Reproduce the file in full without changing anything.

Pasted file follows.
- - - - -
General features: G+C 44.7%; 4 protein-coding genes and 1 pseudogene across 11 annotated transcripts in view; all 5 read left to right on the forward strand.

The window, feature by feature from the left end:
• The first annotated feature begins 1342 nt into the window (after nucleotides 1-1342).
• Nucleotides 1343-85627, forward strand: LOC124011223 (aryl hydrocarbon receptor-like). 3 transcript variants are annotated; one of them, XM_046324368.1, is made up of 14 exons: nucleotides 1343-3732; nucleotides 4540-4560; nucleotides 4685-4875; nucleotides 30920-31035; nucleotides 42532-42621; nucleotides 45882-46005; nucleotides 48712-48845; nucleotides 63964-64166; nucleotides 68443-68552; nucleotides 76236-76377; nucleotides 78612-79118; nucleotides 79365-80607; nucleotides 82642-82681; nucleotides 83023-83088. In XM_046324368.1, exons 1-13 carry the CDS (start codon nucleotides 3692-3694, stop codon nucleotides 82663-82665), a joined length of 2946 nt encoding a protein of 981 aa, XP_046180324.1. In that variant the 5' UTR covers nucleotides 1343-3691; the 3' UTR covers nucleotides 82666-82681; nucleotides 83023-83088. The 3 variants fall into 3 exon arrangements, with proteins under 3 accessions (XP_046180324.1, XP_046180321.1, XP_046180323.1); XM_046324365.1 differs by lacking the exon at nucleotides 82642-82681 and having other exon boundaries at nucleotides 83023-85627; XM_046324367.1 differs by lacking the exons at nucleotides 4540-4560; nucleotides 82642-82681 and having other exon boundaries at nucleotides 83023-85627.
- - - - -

General features: G+C 44.7%; 4 protein-coding genes and 1 pseudogene across 11 annotated transcripts in view; all 5 read left to right on the forward strand.

The window, feature by feature from the left end:
• The first annotated feature begins 1342 nt into the window (after nucleotides 1-1342).
• Nucleotides 1343-85627, forward strand: LOC124011223 (aryl hydrocarbon receptor-like). 3 transcript variants are annotated; one of them, XM_046324368.1, is made up of 14 exons: nucleotides 1343-3732; nucleotides 4540-4560; nucleotides 4685-4875; nucleotides 30920-31035; nucleotides 42532-42621; nucleotides 45882-46005; nucleotides 48712-48845; nucleotides 63964-64166; nucleotides 68443-68552; nucleotides 76236-76377; nucleotides 78612-79118; nucleotides 79365-80607; nucleotides 82642-82681; nucleotides 83023-83088. In XM_046324368.1, exons 1-13 carry the CDS (start codon nucleotides 3692-3694, stop codon nucleotides 82663-82665), a joined length of 2946 nt encoding a protein of 981 aa, XP_046180324.1. In that variant the 5' UTR covers nucleotides 1343-3691; the 3' UTR covers nucleotides 82666-82681; nucleotides 83023-83088. The 3 variants fall into 3 exon arrangements, with proteins under 3 accessions (XP_046180324.1, XP_046180321.1, XP_046180323.1); XM_046324365.1 differs by lacking the exon at nucleotides 82642-82681 and having other exon boundaries at nucleotides 83023-85627; XM_046324367.1 differs by lacking the exons at nucleotides 4540-4560; nucleotides 82642-82681 and having other exon boundaries at nucleotides 83023-85627.